If Fred and Rosemary West Had Separated, Would That Have Made Them Innocent? 7


BBC – Tessa Jowell splits from husband

The latest move in the Jowell scandal is the most cynical bit of media manipulation. Tearful Tessa, lower lip trembling, eyes welling, torn apart from the man she loves. Altogether now: Aaah! But wait – there is hope. The couple need time to “rebuild” their relationship. So they will get back together after all, in a happy reconciliation, probably just after the local elections.

Who could be so stupid as to buy this crap? Well, the BBC has been reporting it all morning without the tiniest touch of irony. Even the saintly Martin Bell was wheeled out to say that Tessa is now out of the woods.

This answers none of the questions about the money laundering and the corrupt payment she has already received, and is plainly a ploy to divert attention from the continual lies she has told about her involvement in the family finances. Her story yesterday wouldn’t stand up to a moment’s genuine scrutiny – so let’s divert the scrutiny.

It is as if Fred and Rosemary West had said: “OK, we’ve separated now. We’ll see if we can rebuild our relationship. So there is no longer any need to dig up the garden or the cellar.”


7 thoughts on “If Fred and Rosemary West Had Separated, Would That Have Made Them Innocent?

  • Chuck Unsworth

    It's an ongoing joke really, isn't it?

    I wonder what odds Ladbrokes will give me on a 'reconcilation'? As to timings, yes they'll wait for all the brouhaha to die down – probably three or four weeks I would think.

    Or is the delightful Tessa going to take him for every penny Berlusconi has got via the divorce courts?

    Nice to see all the cronies like Charlie Falconer etc lining up to express their shock and deep sympathies for the lovely couple (and her husband) over this personal tragedy.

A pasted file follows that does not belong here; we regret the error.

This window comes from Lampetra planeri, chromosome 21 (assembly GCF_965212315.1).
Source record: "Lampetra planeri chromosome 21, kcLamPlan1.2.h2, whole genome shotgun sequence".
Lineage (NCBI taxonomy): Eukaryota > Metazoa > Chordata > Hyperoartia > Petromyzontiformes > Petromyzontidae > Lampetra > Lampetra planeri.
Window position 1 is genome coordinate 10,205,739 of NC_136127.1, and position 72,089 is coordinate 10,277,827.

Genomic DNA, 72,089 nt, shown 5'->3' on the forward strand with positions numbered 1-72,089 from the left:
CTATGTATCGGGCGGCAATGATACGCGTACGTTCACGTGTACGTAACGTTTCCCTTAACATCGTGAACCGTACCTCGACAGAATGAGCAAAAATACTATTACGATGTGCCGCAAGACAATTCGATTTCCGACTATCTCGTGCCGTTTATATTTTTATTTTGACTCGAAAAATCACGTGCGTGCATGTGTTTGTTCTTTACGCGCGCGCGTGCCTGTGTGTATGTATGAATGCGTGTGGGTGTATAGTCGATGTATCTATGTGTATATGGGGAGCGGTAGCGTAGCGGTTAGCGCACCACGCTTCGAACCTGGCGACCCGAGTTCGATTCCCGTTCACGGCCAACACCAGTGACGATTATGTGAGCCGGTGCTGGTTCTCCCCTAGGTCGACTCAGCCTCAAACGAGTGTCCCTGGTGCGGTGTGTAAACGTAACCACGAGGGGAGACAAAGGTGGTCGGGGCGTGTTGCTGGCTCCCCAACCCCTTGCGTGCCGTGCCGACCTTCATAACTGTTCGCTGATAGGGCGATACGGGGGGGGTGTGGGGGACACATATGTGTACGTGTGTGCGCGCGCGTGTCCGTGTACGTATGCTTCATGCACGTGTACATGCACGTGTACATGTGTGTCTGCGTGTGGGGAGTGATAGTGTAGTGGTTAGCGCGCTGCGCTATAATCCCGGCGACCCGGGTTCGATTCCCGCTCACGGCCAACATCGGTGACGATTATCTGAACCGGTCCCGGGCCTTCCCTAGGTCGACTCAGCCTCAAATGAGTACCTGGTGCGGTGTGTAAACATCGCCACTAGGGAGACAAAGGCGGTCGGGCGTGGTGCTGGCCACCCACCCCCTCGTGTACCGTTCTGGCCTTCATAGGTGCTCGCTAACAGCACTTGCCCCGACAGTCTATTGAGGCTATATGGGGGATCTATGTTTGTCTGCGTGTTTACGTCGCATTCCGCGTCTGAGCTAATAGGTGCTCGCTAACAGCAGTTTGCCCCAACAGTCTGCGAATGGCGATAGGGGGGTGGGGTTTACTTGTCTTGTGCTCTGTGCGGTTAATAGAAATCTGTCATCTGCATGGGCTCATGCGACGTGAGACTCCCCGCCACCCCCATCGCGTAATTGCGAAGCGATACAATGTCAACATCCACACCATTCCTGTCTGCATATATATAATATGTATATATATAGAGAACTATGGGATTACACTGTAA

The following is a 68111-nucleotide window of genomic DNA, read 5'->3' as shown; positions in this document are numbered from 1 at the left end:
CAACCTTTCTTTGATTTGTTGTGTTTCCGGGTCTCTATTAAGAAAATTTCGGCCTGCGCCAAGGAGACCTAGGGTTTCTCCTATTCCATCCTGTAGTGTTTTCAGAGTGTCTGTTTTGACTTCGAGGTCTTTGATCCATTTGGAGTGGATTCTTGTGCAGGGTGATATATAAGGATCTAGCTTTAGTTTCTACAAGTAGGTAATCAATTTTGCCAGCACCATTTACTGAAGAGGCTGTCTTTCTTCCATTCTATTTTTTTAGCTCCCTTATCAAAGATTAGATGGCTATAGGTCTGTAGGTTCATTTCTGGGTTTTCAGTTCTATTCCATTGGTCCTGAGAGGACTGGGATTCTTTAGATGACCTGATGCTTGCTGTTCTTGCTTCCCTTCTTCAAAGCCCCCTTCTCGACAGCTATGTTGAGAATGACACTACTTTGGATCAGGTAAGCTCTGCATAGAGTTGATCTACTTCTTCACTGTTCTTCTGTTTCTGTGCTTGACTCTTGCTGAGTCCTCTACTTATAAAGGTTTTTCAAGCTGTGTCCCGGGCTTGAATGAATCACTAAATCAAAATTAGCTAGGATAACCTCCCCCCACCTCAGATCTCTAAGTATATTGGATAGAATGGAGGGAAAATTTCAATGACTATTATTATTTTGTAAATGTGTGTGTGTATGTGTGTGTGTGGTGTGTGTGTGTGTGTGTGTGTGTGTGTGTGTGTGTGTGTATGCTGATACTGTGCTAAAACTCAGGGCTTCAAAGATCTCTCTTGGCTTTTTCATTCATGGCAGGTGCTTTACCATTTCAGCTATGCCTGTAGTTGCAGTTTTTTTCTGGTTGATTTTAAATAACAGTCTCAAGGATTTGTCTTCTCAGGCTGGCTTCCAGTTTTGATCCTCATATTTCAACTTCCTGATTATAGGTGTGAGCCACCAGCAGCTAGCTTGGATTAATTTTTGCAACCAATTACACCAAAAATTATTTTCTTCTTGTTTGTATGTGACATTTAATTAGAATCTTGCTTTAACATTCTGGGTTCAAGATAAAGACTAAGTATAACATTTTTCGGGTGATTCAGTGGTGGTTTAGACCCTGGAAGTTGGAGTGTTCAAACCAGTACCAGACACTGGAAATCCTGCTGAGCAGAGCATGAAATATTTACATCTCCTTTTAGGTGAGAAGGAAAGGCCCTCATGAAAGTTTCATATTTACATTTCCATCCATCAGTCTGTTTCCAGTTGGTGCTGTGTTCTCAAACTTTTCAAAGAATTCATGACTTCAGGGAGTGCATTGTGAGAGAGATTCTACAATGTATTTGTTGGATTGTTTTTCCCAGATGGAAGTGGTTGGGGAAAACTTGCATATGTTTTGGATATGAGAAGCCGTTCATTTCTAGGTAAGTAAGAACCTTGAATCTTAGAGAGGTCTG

And they wonder why we're all so cynical? What kind of cynicism does this farce portray?

  • Michael

    I am willing to bet a ton on the following outcomes:

    a) The Sun catches Tessa and hubbie "meeting" regularly, but they claim it is part of a "reconcilliation" and that they should be given "space"

    b) She stays in her job in the cabinet

    c) Bliar goes (thank God)

    d) Labour lose the election (thank God – crooks the lot of them. What is it with power that converts a bunch of liberals to the worst sort of criminals?).

    Let's all look forward to a new government where ministers still hold deal to their ideals.

    Michael

  • Michael

    I am willing to bet a ton on the following (hell, England blew the Grand Slam):

    a) The Sun catches Tessa and hubbie "meeting" evening-wise regularly, but they claim it is part lof a "reconcilliation" and that they should be given "space"

    b) She stays in her job

    c) Bliar goes (thank God)

    d) Labour lose the election (thank God – crooks the lot of them. What is it with power that converts a bunch of liberals to the worst sort of criminals? Gives barristers a bad name…).

    Let's all look forward to a new government where ministers still hold dear to their ideals.

    Michael

  • Michael

    I am willing to bet a ton on the following (hell, England blew the Grand Slam):